41glscwyk3l-_sx309_bo1204203200_The Last, by Hanna Jameson: The problem with The Last isn’t so much that it can’t decide what it wants to be—thoughtful end-of-the-world novel a la Station Eleven, or classic murder-mystery-in-an-inescapable-environment a la A Christmas Murder—but more that it hasn’t realised it needs to decide at all. It wants to be both, and it can’t be. Set in a hotel in a remote Swiss forest, it focuses on the academic historian Jon Keller, who’s attending a conference when the lights of the world go out. Wisely, Jameson doesn’t spend much time trying to explain the sociopolitical situation that led to global nuclear war; at one point Jon recalls hearing a woman cry, “They’ve bombed Washington” and not even being sure who “they” are, which, in the current political climate of semi-permanent confusion and proliferating news sources, seems much more likely than anyone having a firm grasp of whys and wherefores as the world burns. Keller’s anxiety about his wife (with whom he argued before leaving for Switzerland) and children is nicely judged, and Jameson is good on the way people coalesce around a leader in times of uncertainty. She’s also, refreshingly, hopeful: the community that Keller and his fellow hotel guests find at the end of the novel doesn’t seem to be a trap or a cult, but a genuine attempt to live well in the ruins, even to build a new world. It’s just that there’s a lot going on in The Last, and the murder mystery – despite its interesting philosophical question of whether it’s worth investigating injustice in the midst of a meta-disaster – takes a back seat too often. (And the solution is…let’s not talk about it.)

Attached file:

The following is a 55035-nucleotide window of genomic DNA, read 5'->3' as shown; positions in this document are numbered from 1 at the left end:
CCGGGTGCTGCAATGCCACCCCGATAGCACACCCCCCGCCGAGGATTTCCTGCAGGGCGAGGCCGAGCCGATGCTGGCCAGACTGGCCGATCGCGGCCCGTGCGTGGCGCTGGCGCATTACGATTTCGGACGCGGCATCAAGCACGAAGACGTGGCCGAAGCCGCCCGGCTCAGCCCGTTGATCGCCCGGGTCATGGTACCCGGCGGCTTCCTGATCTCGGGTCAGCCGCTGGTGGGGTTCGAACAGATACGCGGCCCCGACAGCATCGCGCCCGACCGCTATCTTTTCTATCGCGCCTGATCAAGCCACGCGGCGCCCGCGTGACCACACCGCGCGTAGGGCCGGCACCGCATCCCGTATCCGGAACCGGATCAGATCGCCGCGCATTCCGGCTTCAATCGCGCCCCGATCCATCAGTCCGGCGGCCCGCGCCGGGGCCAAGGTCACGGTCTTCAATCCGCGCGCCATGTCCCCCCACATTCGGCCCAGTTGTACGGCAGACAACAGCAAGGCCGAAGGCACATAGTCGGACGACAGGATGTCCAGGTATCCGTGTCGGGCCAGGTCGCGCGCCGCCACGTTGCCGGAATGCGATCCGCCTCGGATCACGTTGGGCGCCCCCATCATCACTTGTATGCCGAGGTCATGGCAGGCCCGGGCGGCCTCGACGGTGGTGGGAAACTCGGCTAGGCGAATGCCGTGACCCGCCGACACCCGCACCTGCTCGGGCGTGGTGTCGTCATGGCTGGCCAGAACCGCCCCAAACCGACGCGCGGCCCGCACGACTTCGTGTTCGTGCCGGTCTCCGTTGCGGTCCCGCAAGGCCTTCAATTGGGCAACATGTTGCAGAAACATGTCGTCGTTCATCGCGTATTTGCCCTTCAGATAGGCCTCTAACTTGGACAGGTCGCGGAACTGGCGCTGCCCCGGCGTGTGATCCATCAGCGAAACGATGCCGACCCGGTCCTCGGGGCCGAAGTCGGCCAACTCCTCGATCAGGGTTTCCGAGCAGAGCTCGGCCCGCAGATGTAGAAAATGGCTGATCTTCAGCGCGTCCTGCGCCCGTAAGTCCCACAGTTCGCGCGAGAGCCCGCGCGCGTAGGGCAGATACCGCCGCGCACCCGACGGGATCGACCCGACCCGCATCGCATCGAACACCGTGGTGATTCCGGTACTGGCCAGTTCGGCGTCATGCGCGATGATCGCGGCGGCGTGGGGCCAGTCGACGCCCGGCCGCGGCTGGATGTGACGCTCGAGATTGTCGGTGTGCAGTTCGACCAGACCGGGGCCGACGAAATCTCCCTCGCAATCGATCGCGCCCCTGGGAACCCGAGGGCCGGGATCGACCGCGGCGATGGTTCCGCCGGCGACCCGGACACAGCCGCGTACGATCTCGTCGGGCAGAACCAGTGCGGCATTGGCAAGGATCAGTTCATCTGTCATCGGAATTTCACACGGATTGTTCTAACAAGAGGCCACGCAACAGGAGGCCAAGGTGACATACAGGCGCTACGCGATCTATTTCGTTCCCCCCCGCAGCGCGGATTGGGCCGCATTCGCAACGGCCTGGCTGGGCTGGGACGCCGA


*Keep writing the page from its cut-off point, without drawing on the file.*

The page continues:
9780099581666Viper Wine, by Hermione Eyre: This is extremely my sort of thing, and gloriously, it did not disappoint. It is a novel about the marriage of Sir Kenelm Digby, famed sailor, alchemist and adventurer in the time of Charles I, and his wife Venetia, the most renowned beauty of her day. Venetia is aging as the novel opens (well, she’s thirty, but obviously in the 1630s that made her past her prime), and Kenelm’s refusal to provide a medical beauty aid drives her—along with several of her friends—into the arms of Lancelot Choice, a convincing quack who prescribes a tonic known as viper wine, distilled from the bodies of serpents which he farms in industrial quantities in his cellar. Eyre melds this historical narrative with what might be called flashes, or glimpses, of the future; Sir Kenelm’s ornamental obelisk at his country home, Gayhurst, becomes a radio mast, the narrative voice conflates his voyages with the space travel that humans will achieve a few centuries hence, and Venetia’s obsession with controlling not only her face, but the production and distribution of her image, is shown to be the forerunner of the modern brand management practiced by celebrities like the Kardashians. Eyre takes advantage of Kenelm Digby’s unique intellectual and historical position: one of the sources she quotes describes him as the single English mind that links the medieval and the modern, just as happy distilling mercury in alembics as he is keen to follow the latest scholarship from Galileo. She figures him, and Venetia, and the age in which they lived, as a kind of conduit, through which the past and the future can mingle. Viper Wine‘s a clever book; it’s also witty and contains some marvelous setpieces, including a voyage in a sort of proto-submarine. Not to be missed.